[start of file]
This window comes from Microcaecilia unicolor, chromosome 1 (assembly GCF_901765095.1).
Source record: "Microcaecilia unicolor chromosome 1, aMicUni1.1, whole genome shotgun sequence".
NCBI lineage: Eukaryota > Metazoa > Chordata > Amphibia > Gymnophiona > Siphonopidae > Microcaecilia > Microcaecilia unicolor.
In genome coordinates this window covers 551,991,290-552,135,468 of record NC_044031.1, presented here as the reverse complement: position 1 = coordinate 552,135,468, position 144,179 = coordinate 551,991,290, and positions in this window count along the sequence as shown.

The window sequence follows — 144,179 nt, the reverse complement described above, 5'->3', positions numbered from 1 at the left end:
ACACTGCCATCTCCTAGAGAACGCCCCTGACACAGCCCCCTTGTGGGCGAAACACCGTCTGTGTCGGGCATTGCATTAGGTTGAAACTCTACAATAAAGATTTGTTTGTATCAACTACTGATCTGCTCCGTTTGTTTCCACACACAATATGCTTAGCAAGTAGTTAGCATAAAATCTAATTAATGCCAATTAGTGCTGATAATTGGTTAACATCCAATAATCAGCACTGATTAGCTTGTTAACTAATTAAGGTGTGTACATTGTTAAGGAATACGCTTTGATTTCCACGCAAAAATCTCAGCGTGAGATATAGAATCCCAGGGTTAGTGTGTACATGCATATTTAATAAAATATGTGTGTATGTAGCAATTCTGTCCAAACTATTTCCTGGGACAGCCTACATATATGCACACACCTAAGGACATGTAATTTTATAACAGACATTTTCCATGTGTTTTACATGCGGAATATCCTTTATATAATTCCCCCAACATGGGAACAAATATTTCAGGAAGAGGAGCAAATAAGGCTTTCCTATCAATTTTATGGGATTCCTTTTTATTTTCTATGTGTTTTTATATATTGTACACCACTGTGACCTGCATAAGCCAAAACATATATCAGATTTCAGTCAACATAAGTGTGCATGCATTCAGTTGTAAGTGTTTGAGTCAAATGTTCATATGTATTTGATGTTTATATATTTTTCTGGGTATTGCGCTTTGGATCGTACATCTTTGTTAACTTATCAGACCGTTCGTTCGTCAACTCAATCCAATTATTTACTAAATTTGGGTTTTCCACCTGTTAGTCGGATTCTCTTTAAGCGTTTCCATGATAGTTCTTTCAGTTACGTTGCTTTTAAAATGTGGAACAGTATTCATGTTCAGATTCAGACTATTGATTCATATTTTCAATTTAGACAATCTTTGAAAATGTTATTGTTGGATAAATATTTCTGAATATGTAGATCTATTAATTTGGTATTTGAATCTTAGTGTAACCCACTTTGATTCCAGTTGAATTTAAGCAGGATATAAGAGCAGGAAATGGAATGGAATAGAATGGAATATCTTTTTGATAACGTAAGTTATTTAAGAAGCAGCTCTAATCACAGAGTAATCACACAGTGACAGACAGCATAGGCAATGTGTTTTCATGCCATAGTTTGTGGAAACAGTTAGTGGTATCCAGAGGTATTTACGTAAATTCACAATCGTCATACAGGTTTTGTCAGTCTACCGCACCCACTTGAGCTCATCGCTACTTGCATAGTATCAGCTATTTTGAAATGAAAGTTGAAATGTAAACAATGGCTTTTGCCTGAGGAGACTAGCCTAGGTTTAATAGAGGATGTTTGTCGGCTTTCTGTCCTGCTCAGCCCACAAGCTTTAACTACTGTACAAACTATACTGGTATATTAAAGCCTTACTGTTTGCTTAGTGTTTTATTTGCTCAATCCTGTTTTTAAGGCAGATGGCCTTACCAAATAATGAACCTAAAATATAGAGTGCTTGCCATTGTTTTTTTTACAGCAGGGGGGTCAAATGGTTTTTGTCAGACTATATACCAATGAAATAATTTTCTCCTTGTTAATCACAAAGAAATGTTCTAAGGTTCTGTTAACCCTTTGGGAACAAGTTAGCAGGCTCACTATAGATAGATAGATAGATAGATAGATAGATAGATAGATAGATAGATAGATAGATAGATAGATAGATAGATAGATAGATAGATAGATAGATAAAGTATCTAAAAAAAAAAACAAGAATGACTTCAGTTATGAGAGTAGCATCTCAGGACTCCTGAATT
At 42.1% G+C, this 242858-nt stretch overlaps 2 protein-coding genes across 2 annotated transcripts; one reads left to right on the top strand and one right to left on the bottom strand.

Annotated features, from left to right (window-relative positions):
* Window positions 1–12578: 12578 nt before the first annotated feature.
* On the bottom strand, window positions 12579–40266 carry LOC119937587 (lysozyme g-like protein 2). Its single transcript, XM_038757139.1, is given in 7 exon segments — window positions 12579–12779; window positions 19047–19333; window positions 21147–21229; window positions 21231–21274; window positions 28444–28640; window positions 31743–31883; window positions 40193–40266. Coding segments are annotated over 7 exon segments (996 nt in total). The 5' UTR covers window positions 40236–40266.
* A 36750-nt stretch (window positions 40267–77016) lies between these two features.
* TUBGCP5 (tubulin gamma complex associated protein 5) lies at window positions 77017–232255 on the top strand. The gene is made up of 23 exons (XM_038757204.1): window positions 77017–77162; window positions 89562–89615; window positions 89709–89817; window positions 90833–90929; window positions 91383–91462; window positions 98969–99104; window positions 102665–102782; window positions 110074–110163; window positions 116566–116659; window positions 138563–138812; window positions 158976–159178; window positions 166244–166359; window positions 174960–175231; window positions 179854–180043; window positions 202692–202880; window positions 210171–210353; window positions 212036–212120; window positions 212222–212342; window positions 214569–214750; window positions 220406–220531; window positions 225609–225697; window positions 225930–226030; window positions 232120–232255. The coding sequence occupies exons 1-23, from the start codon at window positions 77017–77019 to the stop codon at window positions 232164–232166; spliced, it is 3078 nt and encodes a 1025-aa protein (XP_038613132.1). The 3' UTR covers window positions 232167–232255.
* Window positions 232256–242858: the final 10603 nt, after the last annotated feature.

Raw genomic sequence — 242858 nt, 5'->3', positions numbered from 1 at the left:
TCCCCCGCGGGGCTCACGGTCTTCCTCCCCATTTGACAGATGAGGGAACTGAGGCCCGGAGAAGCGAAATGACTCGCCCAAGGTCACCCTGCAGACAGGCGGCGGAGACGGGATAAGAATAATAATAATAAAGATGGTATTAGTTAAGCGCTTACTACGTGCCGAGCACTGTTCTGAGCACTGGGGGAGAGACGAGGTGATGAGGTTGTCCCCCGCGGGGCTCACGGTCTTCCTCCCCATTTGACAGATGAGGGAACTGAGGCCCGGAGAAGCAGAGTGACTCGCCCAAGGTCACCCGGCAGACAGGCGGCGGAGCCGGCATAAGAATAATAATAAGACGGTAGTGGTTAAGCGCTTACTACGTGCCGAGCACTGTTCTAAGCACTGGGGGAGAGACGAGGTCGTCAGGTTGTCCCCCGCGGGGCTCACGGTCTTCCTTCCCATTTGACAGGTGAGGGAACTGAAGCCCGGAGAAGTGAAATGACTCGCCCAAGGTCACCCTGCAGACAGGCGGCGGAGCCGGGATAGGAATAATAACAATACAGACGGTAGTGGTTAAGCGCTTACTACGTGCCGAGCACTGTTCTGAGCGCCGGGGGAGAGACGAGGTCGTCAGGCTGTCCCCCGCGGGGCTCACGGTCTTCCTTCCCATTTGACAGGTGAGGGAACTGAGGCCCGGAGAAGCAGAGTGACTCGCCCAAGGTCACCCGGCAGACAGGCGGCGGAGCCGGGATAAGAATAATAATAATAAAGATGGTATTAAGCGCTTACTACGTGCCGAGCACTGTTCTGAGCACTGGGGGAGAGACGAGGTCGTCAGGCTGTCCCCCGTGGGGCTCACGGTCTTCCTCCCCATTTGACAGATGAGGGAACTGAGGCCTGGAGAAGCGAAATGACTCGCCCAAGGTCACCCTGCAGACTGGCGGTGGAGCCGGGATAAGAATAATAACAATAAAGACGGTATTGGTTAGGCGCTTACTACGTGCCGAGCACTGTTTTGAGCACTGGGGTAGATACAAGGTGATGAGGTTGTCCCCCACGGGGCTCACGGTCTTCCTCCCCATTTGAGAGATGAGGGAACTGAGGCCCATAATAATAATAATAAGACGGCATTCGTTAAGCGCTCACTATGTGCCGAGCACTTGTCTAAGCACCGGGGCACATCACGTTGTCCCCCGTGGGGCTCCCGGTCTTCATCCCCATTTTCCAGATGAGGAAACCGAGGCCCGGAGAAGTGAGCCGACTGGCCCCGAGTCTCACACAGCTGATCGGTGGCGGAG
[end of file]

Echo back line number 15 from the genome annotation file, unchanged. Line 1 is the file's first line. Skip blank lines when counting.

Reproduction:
TCCCCCGCGGGGCTCACGGTCTTCCTCCCCATTTGACAGATGAGGGAACTGAGGCCCGGAGAAGCGAAATGACTCGCCCAAGGTCACCCTGCAGACAGGCGGCGGAGACGGGATAAGAATAATAATAATAAAGATGGTATTAGTTAAGCGCTTACTACGTGCCGAGCACTGTTCTGAGCACTGGGGGAGAGACGAGGTGATGAGGTTGTCCCCCGCGGGGCTCACGGTCTTCCTCCCCATTTGACAGATGAGGGAACTGAGGCCCGGAGAAGCAGAGTGACTCGCCCAAGGTCACCCGGCAGACAGGCGGCGGAGCCGGCATAAGAATAATAATAAGACGGTAGTGGTTAAGCGCTTACTACGTGCCGAGCACTGTTCTAAGCACTGGGGGAGAGACGAGGTCGTCAGGTTGTCCCCCGCGGGGCTCACGGTCTTCCTTCCCATTTGACAGGTGAGGGAACTGAAGCCCGGAGAAGTGAAATGACTCGCCCAAGGTCACCCTGCAGACAGGCGGCGGAGCCGGGATAGGAATAATAACAATACAGACGGTAGTGGTTAAGCGCTTACTACGTGCCGAGCACTGTTCTGAGCGCCGGGGGAGAGACGAGGTCGTCAGGCTGTCCCCCGCGGGGCTCACGGTCTTCCTTCCCATTTGACAGGTGAGGGAACTGAGGCCCGGAGAAGCAGAGTGACTCGCCCAAGGTCACCCGGCAGACAGGCGGCGGAGCCGGGATAAGAATAATAATAATAAAGATGGTATTAAGCGCTTACTACGTGCCGAGCACTGTTCTGAGCACTGGGGGAGAGACGAGGTCGTCAGGCTGTCCCCCGTGGGGCTCACGGTCTTCCTCCCCATTTGACAGATGAGGGAACTGAGGCCTGGAGAAGCGAAATGACTCGCCCAAGGTCACCCTGCAGACTGGCGGTGGAGCCGGGATAAGAATAATAACAATAAAGACGGTATTGGTTAGGCGCTTACTACGTGCCGAGCACTGTTTTGAGCACTGGGGTAGATACAAGGTGATGAGGTTGTCCCCCACGGGGCTCACGGTCTTCCTCCCCATTTGAGAGATGAGGGAACTGAGGCCCATAATAATAATAATAAGACGGCATTCGTTAAGCGCTCACTATGTGCCGAGCACTTGTCTAAGCACCGGGGCACATCACGTTGTCCCCCGTGGGGCTCCCGGTCTTCATCCCCATTTTCCAGATGAGGAAACCGAGGCCCGGAGAAGTGAGCCGACTGGCCCCGAGTCTCACACAGCTGATCGGTGGCGGAG